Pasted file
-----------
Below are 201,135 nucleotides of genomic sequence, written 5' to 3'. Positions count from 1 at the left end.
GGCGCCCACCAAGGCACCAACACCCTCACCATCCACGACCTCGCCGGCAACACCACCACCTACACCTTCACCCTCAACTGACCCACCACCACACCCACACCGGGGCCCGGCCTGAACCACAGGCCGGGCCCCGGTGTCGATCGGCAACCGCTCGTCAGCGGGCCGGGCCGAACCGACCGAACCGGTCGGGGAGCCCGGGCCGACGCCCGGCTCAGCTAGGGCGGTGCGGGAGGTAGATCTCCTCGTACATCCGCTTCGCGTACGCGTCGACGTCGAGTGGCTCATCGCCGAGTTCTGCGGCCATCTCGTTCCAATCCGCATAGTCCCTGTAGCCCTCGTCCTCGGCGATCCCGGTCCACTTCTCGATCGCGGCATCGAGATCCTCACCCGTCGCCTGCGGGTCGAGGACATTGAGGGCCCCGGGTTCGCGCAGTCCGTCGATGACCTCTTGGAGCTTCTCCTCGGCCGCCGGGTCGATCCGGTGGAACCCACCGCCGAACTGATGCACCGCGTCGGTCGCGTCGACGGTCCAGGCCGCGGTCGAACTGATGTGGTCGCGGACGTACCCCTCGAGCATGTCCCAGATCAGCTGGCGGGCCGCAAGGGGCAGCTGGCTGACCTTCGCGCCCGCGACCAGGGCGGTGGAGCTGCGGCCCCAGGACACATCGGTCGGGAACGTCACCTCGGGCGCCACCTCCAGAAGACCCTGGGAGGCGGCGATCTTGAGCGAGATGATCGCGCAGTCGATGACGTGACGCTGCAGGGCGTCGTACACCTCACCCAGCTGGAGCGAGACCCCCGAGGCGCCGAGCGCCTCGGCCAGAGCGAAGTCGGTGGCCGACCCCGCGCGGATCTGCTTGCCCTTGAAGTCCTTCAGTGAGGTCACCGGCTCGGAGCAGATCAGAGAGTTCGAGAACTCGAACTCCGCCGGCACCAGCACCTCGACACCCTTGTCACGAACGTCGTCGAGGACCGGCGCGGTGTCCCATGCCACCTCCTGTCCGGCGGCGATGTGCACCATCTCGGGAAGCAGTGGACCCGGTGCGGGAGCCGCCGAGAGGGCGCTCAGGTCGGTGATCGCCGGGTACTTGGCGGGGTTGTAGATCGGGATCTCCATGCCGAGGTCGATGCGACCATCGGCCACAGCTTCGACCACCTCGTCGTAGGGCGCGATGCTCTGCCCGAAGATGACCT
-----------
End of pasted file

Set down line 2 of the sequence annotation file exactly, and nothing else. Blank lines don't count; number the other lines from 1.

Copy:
GGCGCCCACCAAGGCACCAACACCCTCACCATCCACGACCTCGCCGGCAACACCACCACCTACACCTTCACCCTCAACTGACCCACCACCACACCCACACCGGGGCCCGGCCTGAACCACAGGCCGGGCCCCGGTGTCGATCGGCAACCGCTCGTCAGCGGGCCGGGCCGAACCGACCGAACCGGTCGGGGAGCCCGGGCCGACGCCCGGCTCAGCTAGGGCGGTGCGGGAGGTAGATCTCCTCGTACATCCGCTTCGCGTACGCGTCGACGTCGAGTGGCTCATCGCCGAGTTCTGCGGCCATCTCGTTCCAATCCGCATAGTCCCTGTAGCCCTCGTCCTCGGCGATCCCGGTCCACTTCTCGATCGCGGCATCGAGATCCTCACCCGTCGCCTGCGGGTCGAGGACATTGAGGGCCCCGGGTTCGCGCAGTCCGTCGATGACCTCTTGGAGCTTCTCCTCGGCCGCCGGGTCGATCCGGTGGAACCCACCGCCGAACTGATGCACCGCGTCGGTCGCGTCGACGGTCCAGGCCGCGGTCGAACTGATGTGGTCGCGGACGTACCCCTCGAGCATGTCCCAGATCAGCTGGCGGGCCGCAAGGGGCAGCTGGCTGACCTTCGCGCCCGCGACCAGGGCGGTGGAGCTGCGGCCCCAGGACACATCGGTCGGGAACGTCACCTCGGGCGCCACCTCCAGAAGACCCTGGGAGGCGGCGATCTTGAGCGAGATGATCGCGCAGTCGATGACGTGACGCTGCAGGGCGTCGTACACCTCACCCAGCTGGAGCGAGACCCCCGAGGCGCCGAGCGCCTCGGCCAGAGCGAAGTCGGTGGCCGACCCCGCGCGGATCTGCTTGCCCTTGAAGTCCTTCAGTGAGGTCACCGGCTCGGAGCAGATCAGAGAGTTCGAGAACTCGAACTCCGCCGGCACCAGCACCTCGACACCCTTGTCACGAACGTCGTCGAGGACCGGCGCGGTGTCCCATGCCACCTCCTGTCCGGCGGCGATGTGCACCATCTCGGGAAGCAGTGGACCCGGTGCGGGAGCCGCCGAGAGGGCGCTCAGGTCGGTGATCGCCGGGTACTTGGCGGGGTTGTAGATCGGGATCTCCATGCCGAGGTCGATGCGACCATCGGCCACAGCTTCGACCACCTCGTCGTAGGGCGCGATGCTCTGCCCGAAGATGACCT